Beginning Sunday, January 23, 2011 our Worship Service will be held in the Madison Hotel. Regular parking will be used & our Church School will meet as normal. Rev. Louis Anthony will be the guest preacher.
The Metropolitan family thanks our First Family, President Obama, First Lady Michelle and their daughters Sasha and Malia for worshiping with us on Sunday. We had a wonderful service of music and message. Thanks to everybody who played a role in the planning and execution of such a spirit-filled service. The congregation sang happy birthday to Mrs. Obama whose birthday is Jan 17 and to our First Lady, Rev. Marie whose birthday is Jan 22.
The event was covered by Hamil Harris at the Washington Post:
Since President Obama’s arrival in town two years ago, many local religious leaders have wondered when, or if, the country’s first African American first family might choose a new church home. On Sunday, as the Obamas worshiped at the storied Metropolitan African Methodist Episcopal Church a few blocks from the White House, a not-so-subtle appeal came direct from the pulpit. Read more. . .
Rev. Dr. Ronald E. Braxton, Senior Pastor
Metropolitan AME Church, Washington, DC
Sunday, January 16, 2011, 9 a.m.
Martin Luther King Weekend
Special Guests: President Barack Obama and The First Family of the United States
Scripture Lesson: Isaiah 49: 1-7, “A Light for the Nations” (The Message Bible Translation): 1-3 Listen, far-flung islands, pay attention, faraway people: God put me to work from the day I was born. The moment I entered the world he named me. He gave me speech that would cut and penetrate. He kept his hand on me to protect me. He made me his straight arrow and hid me in his quiver. He said to me, “You’re my dear servant, Israel, through whom I’ll shine.” 4But I said, “I’ve worked for nothing. I’ve nothing to show for a life of hard work. Nevertheless, I’ll let God have the last word. I’ll let him pronounce his verdict.” 5-6 “And now,” God says, this God who took me in hand from the moment of birth to be his servant, To bring Jacob back home to him, to set a reunion for Israel—What an honor for me in God’s eyes! That God should be my strength! He says, “But that’s not a big enough job for my servant—just to recover the tribes of Jacob, merely to round up the strays of Israel. I’m setting you up as a light for the nations so that my salvation becomes global!” 7 God, Redeemer of Israel, The Holy of Israel, says to the despised one, kicked around by the nations, slave labor to the ruling class: “Kings will see, get to their feet—the princes, too—and then fall on their faces in homage because of God, who has faithfully kept his word, The Holy of Israel, who has chosen you.”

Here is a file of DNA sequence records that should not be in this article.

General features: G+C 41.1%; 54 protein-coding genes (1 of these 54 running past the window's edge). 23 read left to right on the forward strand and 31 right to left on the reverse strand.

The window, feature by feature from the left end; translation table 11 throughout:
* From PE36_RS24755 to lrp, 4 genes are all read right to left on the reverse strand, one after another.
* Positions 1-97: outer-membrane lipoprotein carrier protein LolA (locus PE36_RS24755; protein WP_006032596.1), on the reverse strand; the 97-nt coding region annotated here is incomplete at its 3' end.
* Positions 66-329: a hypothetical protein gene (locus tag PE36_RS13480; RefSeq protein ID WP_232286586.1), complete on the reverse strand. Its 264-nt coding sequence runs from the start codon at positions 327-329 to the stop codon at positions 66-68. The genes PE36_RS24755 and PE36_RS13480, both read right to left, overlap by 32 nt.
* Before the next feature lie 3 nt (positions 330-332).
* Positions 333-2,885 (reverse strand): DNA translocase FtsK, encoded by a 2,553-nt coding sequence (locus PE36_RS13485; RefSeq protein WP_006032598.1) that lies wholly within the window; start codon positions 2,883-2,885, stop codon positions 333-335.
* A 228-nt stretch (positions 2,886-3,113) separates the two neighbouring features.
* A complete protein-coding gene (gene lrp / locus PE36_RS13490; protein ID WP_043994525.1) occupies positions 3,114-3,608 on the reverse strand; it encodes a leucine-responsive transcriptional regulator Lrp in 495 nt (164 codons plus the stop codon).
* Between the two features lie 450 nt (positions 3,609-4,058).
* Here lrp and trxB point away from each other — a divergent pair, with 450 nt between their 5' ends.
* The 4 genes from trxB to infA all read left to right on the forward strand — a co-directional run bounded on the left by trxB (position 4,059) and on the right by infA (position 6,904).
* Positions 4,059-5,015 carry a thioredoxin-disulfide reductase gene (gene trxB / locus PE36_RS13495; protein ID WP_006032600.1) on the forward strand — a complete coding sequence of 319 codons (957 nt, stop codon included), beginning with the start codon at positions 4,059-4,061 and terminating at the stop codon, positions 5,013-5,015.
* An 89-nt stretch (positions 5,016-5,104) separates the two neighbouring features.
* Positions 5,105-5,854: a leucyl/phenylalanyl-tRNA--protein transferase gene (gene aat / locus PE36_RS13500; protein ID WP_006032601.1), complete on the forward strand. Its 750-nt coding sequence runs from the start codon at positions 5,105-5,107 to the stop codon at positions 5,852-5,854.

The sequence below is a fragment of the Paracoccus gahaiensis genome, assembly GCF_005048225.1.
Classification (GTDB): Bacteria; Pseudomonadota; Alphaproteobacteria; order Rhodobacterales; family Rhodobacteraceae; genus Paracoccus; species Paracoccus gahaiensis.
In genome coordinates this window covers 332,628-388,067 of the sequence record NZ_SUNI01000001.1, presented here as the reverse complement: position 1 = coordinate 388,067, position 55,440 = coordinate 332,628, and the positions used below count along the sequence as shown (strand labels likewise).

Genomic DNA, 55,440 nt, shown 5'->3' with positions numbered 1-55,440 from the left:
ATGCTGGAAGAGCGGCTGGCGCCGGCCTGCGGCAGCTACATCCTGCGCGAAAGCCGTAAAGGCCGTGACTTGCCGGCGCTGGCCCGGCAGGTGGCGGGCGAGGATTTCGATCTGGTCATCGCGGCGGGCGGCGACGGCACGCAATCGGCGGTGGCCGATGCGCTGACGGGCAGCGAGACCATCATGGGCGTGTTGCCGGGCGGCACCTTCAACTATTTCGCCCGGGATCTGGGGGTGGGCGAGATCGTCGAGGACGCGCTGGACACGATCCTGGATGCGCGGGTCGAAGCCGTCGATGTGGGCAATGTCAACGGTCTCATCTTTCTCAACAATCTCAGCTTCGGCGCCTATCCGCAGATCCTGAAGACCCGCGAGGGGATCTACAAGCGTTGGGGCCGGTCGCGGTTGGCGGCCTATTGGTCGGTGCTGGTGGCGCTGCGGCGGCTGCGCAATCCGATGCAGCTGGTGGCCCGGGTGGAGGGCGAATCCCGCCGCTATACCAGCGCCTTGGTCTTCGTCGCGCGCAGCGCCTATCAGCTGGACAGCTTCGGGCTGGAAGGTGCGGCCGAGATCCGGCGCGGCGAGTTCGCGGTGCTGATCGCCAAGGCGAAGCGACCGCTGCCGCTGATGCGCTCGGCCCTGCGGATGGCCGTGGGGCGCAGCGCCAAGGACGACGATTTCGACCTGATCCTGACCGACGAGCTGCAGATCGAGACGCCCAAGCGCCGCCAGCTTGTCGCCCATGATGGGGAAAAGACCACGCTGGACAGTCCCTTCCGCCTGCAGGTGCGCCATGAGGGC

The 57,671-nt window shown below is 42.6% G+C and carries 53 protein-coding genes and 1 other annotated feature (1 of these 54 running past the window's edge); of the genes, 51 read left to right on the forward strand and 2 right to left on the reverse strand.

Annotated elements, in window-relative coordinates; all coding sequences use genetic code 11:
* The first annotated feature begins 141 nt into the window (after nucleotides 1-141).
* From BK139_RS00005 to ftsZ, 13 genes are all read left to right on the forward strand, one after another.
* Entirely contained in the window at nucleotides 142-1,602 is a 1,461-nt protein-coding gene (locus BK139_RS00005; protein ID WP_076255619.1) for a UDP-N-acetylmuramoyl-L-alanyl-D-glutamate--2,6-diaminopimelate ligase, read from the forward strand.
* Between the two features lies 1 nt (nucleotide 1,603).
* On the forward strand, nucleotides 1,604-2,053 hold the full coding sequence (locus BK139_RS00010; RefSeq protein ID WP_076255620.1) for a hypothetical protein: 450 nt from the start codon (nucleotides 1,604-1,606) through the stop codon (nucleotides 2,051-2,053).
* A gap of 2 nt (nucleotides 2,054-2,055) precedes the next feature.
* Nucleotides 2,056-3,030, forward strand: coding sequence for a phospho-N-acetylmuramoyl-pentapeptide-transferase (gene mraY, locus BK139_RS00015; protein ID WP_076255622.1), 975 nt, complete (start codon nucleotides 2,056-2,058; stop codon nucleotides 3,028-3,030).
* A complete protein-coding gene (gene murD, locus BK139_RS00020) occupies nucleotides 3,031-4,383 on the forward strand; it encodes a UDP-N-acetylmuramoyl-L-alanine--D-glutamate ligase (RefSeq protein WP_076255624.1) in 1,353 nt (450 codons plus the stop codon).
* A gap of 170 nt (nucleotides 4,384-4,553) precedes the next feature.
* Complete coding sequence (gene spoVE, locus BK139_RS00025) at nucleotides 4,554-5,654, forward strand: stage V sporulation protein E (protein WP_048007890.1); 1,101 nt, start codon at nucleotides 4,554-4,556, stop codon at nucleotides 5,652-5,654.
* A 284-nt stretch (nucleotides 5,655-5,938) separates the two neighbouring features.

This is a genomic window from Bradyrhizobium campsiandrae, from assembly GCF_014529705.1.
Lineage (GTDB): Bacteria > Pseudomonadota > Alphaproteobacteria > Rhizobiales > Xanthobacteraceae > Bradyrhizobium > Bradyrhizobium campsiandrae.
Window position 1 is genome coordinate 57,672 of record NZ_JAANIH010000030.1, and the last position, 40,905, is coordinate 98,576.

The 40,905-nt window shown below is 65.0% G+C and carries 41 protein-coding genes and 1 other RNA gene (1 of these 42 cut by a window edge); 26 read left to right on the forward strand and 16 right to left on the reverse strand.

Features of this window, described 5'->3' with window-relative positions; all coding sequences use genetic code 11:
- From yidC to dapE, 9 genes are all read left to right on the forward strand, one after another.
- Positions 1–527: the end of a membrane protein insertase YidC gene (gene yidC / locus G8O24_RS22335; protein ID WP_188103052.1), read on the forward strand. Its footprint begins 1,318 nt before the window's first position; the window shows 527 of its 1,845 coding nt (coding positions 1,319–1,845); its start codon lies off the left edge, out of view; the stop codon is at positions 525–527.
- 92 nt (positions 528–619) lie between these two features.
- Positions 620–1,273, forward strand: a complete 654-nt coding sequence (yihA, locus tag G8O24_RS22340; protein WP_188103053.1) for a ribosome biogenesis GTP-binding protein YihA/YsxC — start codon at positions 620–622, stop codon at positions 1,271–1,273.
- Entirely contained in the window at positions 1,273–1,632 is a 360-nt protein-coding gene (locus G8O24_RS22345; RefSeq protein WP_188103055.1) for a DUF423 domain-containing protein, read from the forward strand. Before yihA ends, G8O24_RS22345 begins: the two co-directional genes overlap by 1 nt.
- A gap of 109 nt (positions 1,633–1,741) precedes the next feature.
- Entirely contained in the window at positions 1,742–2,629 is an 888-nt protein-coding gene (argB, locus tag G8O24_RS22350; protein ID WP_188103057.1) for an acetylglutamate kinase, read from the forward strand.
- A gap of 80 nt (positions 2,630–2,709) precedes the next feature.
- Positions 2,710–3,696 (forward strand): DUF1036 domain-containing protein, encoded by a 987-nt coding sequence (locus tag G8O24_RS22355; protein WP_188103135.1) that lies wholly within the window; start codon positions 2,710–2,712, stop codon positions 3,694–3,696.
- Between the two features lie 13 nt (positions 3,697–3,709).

From the greatest figures in human history to the most insignificant, God has singled out individuals to reach all men and women of every nation. In the words of Mary Thompson in 1870: “To tell all the world that God is Light; that he who made all nations is not willing one soul should perish, lost in shades of night. Proclaim to every people, tongue, and nation that God, in whom they live and move, is Love…Publish glad tidings, tidings of peace, tidings of Jesus, redemption and release.” I’d like to speak from the theme: “When God Singles You Out”.
Throughout biblical history, there are stories of people who were singled out by God. Noah was singled out, though he was scorned and ridiculed for building an ark on dry land. Abraham and Sarah were singled out in their old age to go out to an uncertain future and start a new life. Queen Esther was singled out to speak a word to the King to save God’s people. And what an awesome challenge it must have been for Mary and Joseph, the parental nurturers of Jesus, to be singled out.
In their work Augustine and His World, Knowles and Penkett point out that Augustine, the African born patriarch of Christianity, struggled between lifestyle and belief early in his life. Ultimately, it became clear that God had singled him out. He writes of that defining moment in his life: “The nub of the problem was to reject my own will and to desire yours…Already my mind was free of the ‘the biting cares’ of place-seeking, of desire for gain, of wallowing in self-indulgence, of scratching the itch of lust. And now I was talking with you, Lord, my God, my radiance, my wealth, and my salvation.” (From The Confessions).
We also have Rosa Parks; an ordinary person who had no idea that God would single her out to be a champion of human rights and social justice.